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Maisa Taha

About Maisa Taha

Maisa Taha is a post-doctoral lecturer and researcher in linguistic and applied anthropology. Her work examines the historic and contemporary uses of "conviviality" discourses in multicultural Spain. Her dissertation, titled "Cultivating Convivencia: Youth and Democratic Education in Southeast Spain," used ethnographic and linguistic data from three secondary schools in the Spanish municipality of El Ejido (Almeria) to argue that state-mandated civic education classes--where convivencia, or conviviality, is explicitly pursued as a topic of study and model for intercultural living--constitute culturally normative spaces that complicate social inclusion and interactional parity for minority immigrant students. Focusing on the experiences of Moroccan youth in these educational spaces, the dissertation highlights how pedagogical emphasis on gender equality, racial parity, and human rights gets used by Spanish teachers and students to "other" members of the dominant local Moroccan community. The dissertation builds on historical analyses of convivencia as a discourse of moral progress and links its popularity to moments of national crisis. Using fine-grained analysis of classroom discourse, and expanding the analytic purchase of linguistic anthropological "stance," hegemonic notions of conviviality are constructed, upheld, and contested in a multi-modal communicative and temporal context. Ultimately, its fiercest critics are Moroccan and Spanish youth themselves, who, for quite different reasons, find that such lessons ring hollow in their everyday lives. Research and writing for this study was generously funded by an NSF DDIG (BCS-1061649) and an NAEd/Spencer Foundation Dissertation Writing Grant.
At the UA, Dr. Taha teaches ANTH 150a: Race, Ethnicity, and the American Dream, ANTH 276: The Nature of Language, and ANTH 303: Gender and Language. She also leads a team of undergraduate and post-baccalaureate researchers through the Bureau of Applied Research in Anthropology in participatory-based field research. This project focuses on program assessment for Owl & Panther: Expressive Arts for Refugee Families, an organization that has operated in Tucson for nearly 20 years.

Selected Publications

In preparation "Cultivating convivencia: Progressive stancetaking and gender equality in Spanish democratic education."

2013    The Pitfalls of Democracy and Debate: Authority and Inequality in Classrooms in Southeast Spain. Crossroads of Language, Interaction, and Culture 9(1), 29-54.

2013    Book review. Arab Women in Arab Media: Old Stereotypes and New Media (Al-Malki et al., 2012), Journal of Middle East Women’s Studies 9(3), 145-148.

2012    Indignad@s El Ejido: Lessons of Locality in the Struggle for Global Solidarity. Connections: European Studies Annual Review 8, 50-57.

2010    The hijab north of Gibraltar: Moroccan women as objects of civic and social transformation. The Journal of North African Studies, 15(4), 465-80.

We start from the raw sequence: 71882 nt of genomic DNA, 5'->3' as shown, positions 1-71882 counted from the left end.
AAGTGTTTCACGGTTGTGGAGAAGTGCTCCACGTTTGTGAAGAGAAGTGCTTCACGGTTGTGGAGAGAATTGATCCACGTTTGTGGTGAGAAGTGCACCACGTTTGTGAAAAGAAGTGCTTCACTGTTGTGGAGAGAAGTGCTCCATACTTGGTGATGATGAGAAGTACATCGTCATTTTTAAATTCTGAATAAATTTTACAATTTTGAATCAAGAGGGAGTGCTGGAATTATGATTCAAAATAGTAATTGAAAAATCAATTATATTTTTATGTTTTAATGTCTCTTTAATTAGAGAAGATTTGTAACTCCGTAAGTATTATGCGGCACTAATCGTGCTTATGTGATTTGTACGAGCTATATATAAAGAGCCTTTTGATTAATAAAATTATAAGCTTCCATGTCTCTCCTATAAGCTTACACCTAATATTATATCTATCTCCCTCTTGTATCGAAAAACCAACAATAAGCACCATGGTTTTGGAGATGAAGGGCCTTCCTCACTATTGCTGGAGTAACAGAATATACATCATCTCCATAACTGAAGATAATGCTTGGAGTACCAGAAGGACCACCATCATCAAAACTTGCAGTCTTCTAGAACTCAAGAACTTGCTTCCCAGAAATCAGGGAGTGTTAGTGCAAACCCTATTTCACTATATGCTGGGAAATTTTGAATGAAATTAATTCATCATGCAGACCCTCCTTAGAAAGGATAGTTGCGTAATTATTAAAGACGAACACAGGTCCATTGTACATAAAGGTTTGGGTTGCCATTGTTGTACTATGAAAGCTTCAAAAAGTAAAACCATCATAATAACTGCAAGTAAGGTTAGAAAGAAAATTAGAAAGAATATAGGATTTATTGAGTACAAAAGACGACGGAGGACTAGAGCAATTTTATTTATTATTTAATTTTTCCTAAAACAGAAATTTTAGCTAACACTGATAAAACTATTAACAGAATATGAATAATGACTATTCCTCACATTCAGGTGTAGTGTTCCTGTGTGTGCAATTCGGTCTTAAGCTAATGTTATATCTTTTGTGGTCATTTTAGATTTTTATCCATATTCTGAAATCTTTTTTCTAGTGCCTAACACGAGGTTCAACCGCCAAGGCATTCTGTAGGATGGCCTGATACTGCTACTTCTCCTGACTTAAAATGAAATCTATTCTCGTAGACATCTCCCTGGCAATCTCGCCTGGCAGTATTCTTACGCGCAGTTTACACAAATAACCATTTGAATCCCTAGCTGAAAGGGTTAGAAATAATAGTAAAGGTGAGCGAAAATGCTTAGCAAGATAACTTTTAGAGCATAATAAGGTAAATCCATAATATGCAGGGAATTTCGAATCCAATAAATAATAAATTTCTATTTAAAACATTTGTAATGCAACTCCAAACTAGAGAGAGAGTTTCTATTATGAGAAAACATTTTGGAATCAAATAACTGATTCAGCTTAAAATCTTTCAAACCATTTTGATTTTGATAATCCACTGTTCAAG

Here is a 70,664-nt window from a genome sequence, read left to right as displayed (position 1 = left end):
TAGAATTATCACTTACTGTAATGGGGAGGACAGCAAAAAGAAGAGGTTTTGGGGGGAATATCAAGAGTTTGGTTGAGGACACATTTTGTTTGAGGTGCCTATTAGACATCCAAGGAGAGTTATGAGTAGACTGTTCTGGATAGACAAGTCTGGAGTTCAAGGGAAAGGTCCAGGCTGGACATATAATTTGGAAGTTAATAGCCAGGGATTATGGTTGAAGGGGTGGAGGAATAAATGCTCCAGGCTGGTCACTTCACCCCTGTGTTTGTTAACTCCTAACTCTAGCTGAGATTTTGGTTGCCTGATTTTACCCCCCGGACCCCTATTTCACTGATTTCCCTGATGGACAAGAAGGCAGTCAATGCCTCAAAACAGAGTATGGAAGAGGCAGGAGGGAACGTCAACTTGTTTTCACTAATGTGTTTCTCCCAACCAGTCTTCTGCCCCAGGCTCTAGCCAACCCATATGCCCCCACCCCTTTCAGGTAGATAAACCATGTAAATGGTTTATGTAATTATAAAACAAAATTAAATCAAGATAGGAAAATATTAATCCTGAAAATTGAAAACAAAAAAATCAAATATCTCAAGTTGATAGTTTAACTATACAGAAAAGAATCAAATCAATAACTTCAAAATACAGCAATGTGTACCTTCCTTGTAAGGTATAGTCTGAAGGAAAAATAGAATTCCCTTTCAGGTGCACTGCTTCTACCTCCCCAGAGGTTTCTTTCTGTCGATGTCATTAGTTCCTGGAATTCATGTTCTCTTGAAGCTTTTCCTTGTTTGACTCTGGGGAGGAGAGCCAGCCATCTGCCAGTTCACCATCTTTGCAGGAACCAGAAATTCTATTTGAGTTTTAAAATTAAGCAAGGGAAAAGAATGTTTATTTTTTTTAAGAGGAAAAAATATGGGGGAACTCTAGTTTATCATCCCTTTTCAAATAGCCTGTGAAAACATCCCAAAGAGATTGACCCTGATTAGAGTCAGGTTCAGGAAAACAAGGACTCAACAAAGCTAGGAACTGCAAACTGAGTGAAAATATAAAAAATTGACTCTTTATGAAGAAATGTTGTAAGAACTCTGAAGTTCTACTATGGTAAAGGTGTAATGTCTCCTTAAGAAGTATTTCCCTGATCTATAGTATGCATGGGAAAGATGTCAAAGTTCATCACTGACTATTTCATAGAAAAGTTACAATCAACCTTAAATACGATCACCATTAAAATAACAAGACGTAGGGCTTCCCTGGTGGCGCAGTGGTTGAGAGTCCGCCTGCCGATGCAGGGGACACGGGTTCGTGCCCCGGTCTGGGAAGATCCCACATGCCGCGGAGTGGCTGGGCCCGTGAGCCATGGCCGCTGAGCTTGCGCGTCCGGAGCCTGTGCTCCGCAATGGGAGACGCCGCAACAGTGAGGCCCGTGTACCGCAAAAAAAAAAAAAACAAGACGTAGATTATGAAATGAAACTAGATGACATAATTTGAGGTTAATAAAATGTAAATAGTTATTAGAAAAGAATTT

2008    Castro’s shifters: Locating variation in political discourse. (With Brendan O’Connor and Megan Sheehan). Penn Working Papers in Linguistics 14(2), 119-29.


Courses Taught

The University of Arizona

ANTH276: The Nature of Language

ANTH314: Race and Language in the U.S.

ANTH395B: Language and Youth Culture (Online)

INDV101: Race, Ethnicity, and the American Dream

INDV102: The Ecology of Language in Global Perspective

SPAN101: Elementary Spanish

SPAN102: Elementary Spanish (second-semester placement)

Louisiana State University Academic Programs Abroad (Granada, Spain)

SPAN3070: Spanish for Professionals

SPAN3073: Advanced Readings on Spanish Civilization

University of Iowa

SPAN1502: Intermediate Spanish II

SPAN3350: Contemporary Spanish American Literature

Areas of Study


Language & Power

Political discourse



2014-present Participatory Assessment, Owl & Panther: Expressive Arts for Refugee Families (Tucson, AZ)

2011-2013 Smallholder Production Cooperatives and Socio-economic Change in Latin America, M. Vásquez-León, B. Burke, and T. J. Finan (Eds). The University of Arizona Press. 

2012-2013  O’odham Pee-Posh Documentary History Project (Office of Ethno-historical Research, Arizona State Museum)

2012  Studies of the United States Institute (BARA/College of Education)

Research Interests

Conviviality, Democracy, Education, Ethnographic Discourse Analysis, Europe, Gender, Immigration, North Africa, Mediterannean region, Modernity & Late-Modernity, Multiculturalism, Multilingualism, Political Anthropology, Spain, Race and Racism, Research Methods

Maisa Taha's picture

Contact Information

Post-doctoral Research Associate
Office: Haury 310A


PhD (2014) Linguistic Anthropology - The University of Arizona

MA (2002) Spanish - University of Iowa

BA (1997) Spanish & History - Illinois Wesleyan University

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